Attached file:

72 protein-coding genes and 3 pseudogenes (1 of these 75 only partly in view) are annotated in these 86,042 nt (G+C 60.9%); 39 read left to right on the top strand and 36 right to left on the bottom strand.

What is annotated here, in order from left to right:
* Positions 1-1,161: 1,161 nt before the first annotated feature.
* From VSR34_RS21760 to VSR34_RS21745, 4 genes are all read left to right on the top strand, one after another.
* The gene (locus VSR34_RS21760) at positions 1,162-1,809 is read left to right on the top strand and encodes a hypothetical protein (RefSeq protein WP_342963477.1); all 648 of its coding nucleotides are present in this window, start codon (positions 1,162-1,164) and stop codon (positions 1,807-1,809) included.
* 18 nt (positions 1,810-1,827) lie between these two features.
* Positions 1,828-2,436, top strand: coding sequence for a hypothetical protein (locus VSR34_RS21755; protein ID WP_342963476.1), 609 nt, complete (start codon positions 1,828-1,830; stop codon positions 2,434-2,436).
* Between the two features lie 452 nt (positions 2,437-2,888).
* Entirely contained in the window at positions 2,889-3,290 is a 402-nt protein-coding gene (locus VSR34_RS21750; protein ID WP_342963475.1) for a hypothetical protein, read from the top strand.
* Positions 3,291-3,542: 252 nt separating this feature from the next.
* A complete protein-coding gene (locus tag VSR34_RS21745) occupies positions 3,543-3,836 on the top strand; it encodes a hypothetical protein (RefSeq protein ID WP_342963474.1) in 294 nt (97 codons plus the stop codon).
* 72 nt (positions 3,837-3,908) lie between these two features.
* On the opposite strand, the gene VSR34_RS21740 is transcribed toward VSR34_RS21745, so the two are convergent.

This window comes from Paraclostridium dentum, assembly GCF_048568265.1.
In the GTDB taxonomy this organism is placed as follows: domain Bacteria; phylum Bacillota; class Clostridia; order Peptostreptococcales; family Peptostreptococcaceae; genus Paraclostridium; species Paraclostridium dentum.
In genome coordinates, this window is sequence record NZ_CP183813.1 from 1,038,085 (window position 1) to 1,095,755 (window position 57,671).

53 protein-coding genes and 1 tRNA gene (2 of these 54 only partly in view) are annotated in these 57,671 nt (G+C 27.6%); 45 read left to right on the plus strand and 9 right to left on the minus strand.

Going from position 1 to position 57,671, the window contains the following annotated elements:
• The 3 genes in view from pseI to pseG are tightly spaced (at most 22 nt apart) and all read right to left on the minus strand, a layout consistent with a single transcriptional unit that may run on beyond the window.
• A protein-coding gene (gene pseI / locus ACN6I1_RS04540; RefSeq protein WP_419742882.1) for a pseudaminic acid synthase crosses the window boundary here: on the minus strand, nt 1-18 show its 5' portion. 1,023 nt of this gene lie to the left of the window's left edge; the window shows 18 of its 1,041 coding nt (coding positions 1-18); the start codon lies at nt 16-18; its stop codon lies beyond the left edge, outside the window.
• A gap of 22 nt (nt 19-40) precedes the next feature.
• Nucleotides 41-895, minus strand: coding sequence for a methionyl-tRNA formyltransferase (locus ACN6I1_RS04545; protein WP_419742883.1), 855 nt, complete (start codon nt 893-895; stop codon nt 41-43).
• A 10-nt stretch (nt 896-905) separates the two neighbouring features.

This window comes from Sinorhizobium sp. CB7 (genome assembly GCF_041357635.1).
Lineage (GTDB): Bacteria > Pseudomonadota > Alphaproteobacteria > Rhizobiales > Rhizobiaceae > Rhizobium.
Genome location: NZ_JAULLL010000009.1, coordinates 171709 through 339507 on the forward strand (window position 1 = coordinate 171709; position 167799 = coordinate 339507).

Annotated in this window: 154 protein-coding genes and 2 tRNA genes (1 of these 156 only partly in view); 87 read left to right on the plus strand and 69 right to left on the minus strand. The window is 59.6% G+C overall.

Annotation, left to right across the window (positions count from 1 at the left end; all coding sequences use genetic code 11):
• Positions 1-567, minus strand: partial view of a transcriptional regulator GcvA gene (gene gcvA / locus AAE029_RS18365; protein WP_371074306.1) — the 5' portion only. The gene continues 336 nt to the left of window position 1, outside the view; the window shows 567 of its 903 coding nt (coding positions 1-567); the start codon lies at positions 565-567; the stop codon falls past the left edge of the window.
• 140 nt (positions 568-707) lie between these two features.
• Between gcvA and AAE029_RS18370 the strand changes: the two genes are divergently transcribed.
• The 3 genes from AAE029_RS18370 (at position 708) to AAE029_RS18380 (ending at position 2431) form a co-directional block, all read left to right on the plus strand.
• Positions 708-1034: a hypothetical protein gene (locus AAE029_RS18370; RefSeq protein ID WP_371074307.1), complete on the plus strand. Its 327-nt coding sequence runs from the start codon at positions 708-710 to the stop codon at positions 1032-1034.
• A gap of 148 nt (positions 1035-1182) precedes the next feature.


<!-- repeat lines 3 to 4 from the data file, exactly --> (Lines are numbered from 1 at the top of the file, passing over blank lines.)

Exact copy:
* Positions 1-1,161: 1,161 nt before the first annotated feature.
* From VSR34_RS21760 to VSR34_RS21745, 4 genes are all read left to right on the top strand, one after another.